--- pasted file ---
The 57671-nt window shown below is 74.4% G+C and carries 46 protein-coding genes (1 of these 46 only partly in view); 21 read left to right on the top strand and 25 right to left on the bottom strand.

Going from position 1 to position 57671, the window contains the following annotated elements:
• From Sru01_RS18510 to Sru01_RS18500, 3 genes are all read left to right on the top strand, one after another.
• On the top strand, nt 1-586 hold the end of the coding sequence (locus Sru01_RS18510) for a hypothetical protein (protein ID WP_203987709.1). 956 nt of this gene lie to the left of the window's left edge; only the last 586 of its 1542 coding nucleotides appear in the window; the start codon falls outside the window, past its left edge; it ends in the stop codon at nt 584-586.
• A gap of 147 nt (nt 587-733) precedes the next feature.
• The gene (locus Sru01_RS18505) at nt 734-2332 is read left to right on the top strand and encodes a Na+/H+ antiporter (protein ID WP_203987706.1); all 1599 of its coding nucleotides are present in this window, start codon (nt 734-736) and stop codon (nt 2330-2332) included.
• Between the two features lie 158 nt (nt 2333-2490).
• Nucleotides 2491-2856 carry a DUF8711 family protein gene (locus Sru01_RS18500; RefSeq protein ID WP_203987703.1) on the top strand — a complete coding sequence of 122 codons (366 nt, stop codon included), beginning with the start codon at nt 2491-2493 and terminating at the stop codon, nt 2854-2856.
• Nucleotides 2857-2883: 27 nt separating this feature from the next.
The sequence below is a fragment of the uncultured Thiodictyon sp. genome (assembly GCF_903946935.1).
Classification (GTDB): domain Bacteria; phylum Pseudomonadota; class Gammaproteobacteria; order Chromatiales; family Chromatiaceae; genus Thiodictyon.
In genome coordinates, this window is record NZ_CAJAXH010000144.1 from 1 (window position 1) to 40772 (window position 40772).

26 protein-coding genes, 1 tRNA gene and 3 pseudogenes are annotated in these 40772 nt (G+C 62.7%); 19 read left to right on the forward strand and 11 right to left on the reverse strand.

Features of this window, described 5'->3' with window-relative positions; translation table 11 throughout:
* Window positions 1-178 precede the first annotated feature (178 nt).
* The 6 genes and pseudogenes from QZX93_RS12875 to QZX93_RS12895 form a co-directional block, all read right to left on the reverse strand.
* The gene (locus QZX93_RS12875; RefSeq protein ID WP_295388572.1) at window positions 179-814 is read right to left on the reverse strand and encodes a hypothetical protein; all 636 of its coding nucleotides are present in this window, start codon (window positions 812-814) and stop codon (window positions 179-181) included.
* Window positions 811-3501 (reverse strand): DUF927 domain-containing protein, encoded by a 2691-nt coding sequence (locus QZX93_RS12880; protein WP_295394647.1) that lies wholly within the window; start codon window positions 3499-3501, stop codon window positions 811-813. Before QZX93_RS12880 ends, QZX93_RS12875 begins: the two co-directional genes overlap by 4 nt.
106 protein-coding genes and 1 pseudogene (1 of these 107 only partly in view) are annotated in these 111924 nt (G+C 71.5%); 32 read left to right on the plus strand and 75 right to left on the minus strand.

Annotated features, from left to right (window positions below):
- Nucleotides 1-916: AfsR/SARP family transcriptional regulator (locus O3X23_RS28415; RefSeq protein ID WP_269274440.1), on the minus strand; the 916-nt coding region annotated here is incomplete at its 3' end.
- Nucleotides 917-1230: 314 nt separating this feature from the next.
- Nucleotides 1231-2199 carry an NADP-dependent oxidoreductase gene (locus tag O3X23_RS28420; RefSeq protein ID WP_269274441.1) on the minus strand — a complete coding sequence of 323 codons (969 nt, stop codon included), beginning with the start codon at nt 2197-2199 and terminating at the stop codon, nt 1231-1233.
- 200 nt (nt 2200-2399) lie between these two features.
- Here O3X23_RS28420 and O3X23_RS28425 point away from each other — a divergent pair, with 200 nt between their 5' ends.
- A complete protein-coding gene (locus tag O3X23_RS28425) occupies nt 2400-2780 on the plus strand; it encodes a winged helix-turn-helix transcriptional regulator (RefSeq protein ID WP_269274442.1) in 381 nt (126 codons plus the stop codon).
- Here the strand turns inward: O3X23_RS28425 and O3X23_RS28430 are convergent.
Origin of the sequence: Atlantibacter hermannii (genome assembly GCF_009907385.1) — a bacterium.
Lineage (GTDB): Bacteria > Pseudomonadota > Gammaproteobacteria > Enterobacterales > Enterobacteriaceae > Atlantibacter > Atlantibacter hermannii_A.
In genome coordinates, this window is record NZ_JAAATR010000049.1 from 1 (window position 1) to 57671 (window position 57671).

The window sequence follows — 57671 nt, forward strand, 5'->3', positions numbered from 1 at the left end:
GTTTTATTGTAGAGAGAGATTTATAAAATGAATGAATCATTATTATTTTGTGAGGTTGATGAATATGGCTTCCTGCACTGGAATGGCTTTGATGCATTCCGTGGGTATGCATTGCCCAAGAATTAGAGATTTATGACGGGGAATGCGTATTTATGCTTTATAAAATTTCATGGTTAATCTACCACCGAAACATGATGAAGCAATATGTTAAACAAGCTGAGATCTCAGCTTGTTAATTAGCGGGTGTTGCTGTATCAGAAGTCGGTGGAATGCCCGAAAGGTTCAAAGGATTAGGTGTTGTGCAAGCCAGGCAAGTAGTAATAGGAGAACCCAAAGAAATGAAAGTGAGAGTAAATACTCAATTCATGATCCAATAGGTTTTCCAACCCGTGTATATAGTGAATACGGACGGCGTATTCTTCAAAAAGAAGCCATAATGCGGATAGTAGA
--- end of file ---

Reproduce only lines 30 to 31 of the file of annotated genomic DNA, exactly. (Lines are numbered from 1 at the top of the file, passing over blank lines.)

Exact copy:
In genome coordinates, this window is record NZ_JAAATR010000049.1 from 1 (window position 1) to 57671 (window position 57671).

The window sequence follows — 57671 nt, forward strand, 5'->3', positions numbered from 1 at the left end: